These examples show some of the ways that members of the INFP forum express their online identity. A majority of the interactions in this community depend on users willing to share not only information or interests but personal experiences and feelings. The most visible part of this openness is reflected by members revealing personal information (including pictures) in their profiles, acting as signals of a user’s reliability and trustworthiness (Donath). But actions such as offering advice or support, leaving visitor messages, or tagging posts with “thanks” are just as important in acquiring a level of trust within the community, and are therefore another part of members’ online identity. These actions also tend to lead to users “friending” one another, which strengthens the community itself by creating closer ties between its members.

Unlike social networking sites such as Myspace, where users’ interests are a major part of creating online identities to the point of being fashioned as signs of belonging to a group rather than describing actual taste (as described by Liu), personal preferences are only of secondary importance in the INFP forum. They can serve as a starting point to explore another user’s profile and maybe friend them, but they don’t usually influence the majority of interactions in the community, which largely depend on a sense of sharing based on the INFP personality type, regardless of the otherwise different tastes of individual members.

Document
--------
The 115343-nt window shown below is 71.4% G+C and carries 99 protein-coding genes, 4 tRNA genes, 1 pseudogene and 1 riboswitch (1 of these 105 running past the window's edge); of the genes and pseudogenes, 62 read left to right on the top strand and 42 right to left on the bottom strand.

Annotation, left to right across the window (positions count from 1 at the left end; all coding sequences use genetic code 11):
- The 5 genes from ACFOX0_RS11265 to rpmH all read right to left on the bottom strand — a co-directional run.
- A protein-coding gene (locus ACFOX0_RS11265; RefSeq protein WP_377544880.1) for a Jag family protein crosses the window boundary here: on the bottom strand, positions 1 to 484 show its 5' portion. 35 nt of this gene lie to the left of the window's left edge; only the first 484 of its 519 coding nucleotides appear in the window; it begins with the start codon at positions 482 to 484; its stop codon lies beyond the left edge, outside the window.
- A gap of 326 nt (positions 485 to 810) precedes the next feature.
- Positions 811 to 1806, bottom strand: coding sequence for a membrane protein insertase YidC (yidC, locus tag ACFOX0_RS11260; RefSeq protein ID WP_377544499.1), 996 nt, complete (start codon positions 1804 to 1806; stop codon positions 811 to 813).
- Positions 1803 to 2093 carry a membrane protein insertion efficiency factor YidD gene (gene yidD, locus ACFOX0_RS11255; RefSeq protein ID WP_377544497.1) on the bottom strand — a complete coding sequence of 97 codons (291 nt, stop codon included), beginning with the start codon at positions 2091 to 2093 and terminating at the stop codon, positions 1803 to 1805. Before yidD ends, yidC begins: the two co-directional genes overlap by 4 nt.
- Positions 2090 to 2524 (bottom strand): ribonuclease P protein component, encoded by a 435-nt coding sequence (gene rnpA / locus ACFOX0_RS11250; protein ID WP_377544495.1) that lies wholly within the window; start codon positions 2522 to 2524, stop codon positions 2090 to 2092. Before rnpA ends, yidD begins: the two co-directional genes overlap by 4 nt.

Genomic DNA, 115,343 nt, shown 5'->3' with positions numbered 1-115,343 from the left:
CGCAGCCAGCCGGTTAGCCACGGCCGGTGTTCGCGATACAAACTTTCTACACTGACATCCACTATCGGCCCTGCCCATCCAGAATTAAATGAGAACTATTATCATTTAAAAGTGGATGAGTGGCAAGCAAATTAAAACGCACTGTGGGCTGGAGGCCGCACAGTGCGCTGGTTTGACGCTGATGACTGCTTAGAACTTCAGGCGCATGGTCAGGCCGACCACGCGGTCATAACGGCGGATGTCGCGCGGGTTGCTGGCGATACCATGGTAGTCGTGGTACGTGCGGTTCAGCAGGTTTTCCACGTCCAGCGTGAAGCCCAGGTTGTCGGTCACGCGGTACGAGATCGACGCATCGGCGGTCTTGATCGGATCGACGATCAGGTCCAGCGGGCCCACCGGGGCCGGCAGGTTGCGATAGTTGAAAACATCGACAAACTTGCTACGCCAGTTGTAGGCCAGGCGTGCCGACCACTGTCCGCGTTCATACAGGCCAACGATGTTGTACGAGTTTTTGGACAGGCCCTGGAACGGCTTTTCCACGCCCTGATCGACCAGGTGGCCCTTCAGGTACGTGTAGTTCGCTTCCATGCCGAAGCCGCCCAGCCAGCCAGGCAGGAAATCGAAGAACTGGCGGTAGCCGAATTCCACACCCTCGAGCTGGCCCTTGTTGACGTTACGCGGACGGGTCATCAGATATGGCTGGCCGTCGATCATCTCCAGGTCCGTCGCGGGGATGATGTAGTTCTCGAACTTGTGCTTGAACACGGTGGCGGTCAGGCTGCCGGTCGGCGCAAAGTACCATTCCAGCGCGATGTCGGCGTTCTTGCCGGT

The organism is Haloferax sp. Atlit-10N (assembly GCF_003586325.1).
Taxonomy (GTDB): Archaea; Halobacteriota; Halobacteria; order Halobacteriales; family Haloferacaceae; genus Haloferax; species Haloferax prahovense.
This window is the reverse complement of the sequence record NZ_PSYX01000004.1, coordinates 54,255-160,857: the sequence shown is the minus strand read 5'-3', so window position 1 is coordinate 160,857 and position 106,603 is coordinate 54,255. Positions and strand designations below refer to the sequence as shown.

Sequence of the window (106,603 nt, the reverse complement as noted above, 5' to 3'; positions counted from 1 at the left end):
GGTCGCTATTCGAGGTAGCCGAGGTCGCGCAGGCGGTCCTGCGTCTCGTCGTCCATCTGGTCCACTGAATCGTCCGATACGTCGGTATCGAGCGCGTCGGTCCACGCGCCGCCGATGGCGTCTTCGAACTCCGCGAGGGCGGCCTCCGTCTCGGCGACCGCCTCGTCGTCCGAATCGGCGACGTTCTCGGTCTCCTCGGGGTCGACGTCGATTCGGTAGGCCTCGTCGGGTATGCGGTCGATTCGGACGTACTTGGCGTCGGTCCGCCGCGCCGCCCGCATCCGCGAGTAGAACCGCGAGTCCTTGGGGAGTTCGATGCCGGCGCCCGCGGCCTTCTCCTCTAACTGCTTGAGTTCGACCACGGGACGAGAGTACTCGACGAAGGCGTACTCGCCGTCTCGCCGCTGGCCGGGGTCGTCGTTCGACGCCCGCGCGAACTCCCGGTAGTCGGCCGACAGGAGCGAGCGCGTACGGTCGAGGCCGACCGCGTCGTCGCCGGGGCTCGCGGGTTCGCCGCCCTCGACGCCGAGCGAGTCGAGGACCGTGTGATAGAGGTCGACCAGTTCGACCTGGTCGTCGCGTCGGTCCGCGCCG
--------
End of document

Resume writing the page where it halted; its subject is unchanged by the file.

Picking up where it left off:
Visitor messages: another part of social identity expression
"thanks" tagging in action

Compared to the other examples from our readings, the way this forum serves as a space to find emotional support as well as information and personal advice from a group who has something in common, most closely resembles Ploderer’s examination of passion-centric social networks. One major difference is that the level of that passion probably varies to a greater degree than in a place such as BodySpace... so while some INFP forum users are certainly deeply involved with the idea of personalities and obviously put a lot of thought in the ways their personality type affects their thinking, behavior, and life, there are also others who may simply be curious about the concept or just want to get some additional information, for example after taking a personality test and finding out their own type. But the essential connection between real life (offline) experiences and online interactions based on trust and sharing definitely play a major role in both communities, dissimilar as the overall topics (personality types versus bodybuilding) may be.